Second, assuming that competing presumptions have not been disproved by clear and convincing evidence, the trial court must then decide, under section 19-4-105(2)(a), which man should be declared the child’s legal father based on the “weightier considerations of policy and logic.” This is a “fact-intensive” inquiry; “all the facts considered . . . should bear directly on the child’s best interests”; and the trial court resolves the competing presumptions by focusing on “the best interests of the child and mak[ing] determinations of paternity with that standard at the forefront.” N.A.H., 9 P.3d at 362, 365.
The requirement that the child’s best interests be the focus stems from the observation that “despite the numerous burdens and benefits of being a father . . . it is the child who has the most at stake in a paternity proceeding.” Id. at 364 (quoting McDaniels v. Carlson, 108 Wash. 2d 299, 311, 738 P.2d 254, 262 (1987)). Indeed, our supreme court observed that, “[in] some cases, the child’s best interests may not match the best interests of any of the adults involved.” N.A.H., 9 P.3d at 365.
These two holdings – that none of the statutory presumptions is conclusive and that the child’s best interests are a necessary consideration in weighing competing presumptions – lead us to a third. When there are competing unrebutted presumptions of paternity, the main object of Colorado’s paternity statutes is not necessarily to “identify as the father the man most likely to have been the biological father of the child.” See David D. Meyer, Parenthood in a Time of Transition: Tensions Between Legal, Biological, and Social Conceptions of Parenthood, 54 Am. J. Comp. L. 125, 130 (Fall 2006)(stating that the main object of the UPA is to determine who is the biological father).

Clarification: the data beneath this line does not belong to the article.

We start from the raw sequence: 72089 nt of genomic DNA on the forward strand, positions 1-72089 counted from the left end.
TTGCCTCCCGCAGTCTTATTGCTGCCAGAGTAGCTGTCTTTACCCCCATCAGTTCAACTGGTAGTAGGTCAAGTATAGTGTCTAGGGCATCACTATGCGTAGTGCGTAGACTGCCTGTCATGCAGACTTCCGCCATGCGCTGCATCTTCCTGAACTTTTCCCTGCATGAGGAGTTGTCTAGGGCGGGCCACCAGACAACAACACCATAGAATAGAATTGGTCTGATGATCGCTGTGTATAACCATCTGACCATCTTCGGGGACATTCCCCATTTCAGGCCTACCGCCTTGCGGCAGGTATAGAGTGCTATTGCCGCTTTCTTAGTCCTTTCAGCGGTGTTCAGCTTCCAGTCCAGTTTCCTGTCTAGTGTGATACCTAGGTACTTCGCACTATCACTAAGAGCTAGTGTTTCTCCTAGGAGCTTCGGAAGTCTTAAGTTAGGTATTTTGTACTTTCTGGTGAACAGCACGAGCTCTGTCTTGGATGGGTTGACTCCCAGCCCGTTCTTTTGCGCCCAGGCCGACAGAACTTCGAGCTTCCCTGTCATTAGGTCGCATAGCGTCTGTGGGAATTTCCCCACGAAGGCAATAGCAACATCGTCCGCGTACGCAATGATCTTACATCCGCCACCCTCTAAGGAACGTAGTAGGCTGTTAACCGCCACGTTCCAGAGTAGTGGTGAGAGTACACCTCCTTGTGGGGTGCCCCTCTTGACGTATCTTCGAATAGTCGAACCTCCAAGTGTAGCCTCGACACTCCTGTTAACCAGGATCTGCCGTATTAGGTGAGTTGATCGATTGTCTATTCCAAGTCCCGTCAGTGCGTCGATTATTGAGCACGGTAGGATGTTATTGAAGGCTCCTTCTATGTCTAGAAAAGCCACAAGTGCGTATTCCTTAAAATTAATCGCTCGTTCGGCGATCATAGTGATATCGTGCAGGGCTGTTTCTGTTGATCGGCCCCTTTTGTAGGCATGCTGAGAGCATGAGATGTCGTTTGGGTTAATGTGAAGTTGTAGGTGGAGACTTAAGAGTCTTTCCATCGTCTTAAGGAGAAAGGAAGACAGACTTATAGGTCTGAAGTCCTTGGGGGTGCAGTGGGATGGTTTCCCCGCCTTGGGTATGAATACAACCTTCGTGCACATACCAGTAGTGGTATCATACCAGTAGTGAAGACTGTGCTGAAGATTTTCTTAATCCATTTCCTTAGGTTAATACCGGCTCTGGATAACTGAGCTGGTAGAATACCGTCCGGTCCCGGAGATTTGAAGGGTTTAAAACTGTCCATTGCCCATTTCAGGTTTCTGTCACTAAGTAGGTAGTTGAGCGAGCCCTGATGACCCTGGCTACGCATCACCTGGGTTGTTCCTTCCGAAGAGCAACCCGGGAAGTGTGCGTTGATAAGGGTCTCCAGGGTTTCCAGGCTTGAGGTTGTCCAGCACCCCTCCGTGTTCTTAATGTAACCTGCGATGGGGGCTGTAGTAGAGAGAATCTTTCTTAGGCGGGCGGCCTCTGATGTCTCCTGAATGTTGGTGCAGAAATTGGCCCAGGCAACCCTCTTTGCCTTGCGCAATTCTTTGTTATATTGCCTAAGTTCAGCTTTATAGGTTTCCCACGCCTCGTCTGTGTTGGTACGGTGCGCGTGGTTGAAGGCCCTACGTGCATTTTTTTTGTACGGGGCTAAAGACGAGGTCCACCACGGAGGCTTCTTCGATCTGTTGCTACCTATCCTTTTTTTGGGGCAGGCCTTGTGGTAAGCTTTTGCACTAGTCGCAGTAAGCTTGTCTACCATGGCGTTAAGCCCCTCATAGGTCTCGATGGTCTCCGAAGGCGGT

The result of a final determination of paternity is to render one presumptive father the child’s parent. The other presumptive father becomes a nonparent who does not have rights to visit a child or to make any decisions about the child’s education, health, or upbringing. In re Marriage of Ohr, 97 P.3d 354, 357 (Colo. App. 2004). This is because a child can have only one legal father. N.A.H., 9 P.3d at 360.
When N.A.H. was decided, the legislature had not “define[d] the best interests of the child in the context of a paternity proceeding.” Id. at 364. There was no reference in section 19-4- 105(2)(a) to what factors the trial court should consider as part of its evaluation of the “weightier considerations of policy and logic.”